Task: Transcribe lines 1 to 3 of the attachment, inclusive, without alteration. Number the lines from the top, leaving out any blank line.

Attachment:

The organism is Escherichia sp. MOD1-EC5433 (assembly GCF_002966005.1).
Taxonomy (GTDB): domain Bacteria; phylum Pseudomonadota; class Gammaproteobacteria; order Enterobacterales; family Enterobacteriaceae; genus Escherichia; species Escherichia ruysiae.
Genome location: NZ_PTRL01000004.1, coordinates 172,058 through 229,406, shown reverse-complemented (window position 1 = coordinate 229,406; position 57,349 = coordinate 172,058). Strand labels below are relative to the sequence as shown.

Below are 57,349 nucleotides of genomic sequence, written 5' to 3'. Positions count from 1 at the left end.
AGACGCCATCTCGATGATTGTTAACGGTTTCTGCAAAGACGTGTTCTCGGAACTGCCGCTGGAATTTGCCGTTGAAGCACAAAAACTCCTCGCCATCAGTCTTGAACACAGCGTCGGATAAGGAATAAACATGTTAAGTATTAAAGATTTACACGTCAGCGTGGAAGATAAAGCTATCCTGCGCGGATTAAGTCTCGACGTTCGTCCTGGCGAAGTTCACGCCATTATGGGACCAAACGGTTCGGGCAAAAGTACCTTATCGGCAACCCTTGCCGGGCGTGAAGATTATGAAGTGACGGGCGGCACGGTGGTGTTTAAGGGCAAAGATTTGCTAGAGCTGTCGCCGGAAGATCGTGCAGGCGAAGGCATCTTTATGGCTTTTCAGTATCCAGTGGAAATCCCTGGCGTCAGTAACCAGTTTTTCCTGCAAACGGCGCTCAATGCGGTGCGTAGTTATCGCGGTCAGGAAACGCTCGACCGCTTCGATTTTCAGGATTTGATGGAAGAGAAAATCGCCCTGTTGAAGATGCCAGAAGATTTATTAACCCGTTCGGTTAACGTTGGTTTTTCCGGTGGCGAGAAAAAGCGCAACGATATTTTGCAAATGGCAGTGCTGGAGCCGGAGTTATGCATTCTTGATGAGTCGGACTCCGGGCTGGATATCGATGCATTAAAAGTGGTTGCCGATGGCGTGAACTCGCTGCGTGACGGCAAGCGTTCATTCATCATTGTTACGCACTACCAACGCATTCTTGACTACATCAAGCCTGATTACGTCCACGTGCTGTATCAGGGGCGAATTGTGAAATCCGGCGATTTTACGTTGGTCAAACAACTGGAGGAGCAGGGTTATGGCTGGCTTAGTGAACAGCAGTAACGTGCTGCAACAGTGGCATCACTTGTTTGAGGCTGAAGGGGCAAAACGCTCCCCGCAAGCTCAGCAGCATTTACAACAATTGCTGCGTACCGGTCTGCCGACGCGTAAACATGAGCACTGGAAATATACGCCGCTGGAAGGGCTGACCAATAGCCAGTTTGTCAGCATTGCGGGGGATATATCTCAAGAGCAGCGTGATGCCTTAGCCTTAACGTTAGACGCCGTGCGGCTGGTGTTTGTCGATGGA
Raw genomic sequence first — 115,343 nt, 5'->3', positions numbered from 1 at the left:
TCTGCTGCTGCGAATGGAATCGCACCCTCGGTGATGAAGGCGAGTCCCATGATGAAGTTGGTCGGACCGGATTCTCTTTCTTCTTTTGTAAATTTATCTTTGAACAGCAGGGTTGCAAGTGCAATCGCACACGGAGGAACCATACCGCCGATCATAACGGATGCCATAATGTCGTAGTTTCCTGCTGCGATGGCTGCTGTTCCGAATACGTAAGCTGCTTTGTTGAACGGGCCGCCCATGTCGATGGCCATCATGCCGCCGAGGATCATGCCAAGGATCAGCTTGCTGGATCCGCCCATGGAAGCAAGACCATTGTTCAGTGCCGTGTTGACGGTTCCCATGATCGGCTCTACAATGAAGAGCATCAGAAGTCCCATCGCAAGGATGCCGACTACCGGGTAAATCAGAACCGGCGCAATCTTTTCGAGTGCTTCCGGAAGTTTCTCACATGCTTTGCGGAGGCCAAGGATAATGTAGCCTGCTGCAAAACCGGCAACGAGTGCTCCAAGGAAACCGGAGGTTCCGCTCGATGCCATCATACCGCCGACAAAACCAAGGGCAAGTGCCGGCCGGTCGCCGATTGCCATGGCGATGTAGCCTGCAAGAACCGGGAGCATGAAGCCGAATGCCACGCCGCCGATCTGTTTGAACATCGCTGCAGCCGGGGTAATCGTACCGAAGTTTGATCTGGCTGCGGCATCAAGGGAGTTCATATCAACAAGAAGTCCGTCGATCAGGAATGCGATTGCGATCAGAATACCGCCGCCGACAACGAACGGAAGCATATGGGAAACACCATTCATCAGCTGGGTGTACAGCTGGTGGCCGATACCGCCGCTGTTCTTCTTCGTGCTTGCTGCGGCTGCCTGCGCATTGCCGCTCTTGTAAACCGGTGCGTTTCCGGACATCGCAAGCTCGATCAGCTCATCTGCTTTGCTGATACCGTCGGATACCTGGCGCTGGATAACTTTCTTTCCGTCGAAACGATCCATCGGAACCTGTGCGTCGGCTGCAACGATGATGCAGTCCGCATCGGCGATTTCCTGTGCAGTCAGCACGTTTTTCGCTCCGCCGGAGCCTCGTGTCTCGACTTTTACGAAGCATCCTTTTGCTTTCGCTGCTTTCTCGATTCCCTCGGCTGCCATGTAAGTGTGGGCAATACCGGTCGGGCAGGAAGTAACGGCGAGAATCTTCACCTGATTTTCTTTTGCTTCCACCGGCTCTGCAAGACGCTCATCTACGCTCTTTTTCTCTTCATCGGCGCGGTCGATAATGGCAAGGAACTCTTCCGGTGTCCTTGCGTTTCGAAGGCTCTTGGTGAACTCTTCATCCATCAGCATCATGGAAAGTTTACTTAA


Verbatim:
The organism is Escherichia sp. MOD1-EC5433 (assembly GCF_002966005.1).
Taxonomy (GTDB): domain Bacteria; phylum Pseudomonadota; class Gammaproteobacteria; order Enterobacterales; family Enterobacteriaceae; genus Escherichia; species Escherichia ruysiae.
Genome location: NZ_PTRL01000004.1, coordinates 172,058 through 229,406, shown reverse-complemented (window position 1 = coordinate 229,406; position 57,349 = coordinate 172,058). Strand labels below are relative to the sequence as shown.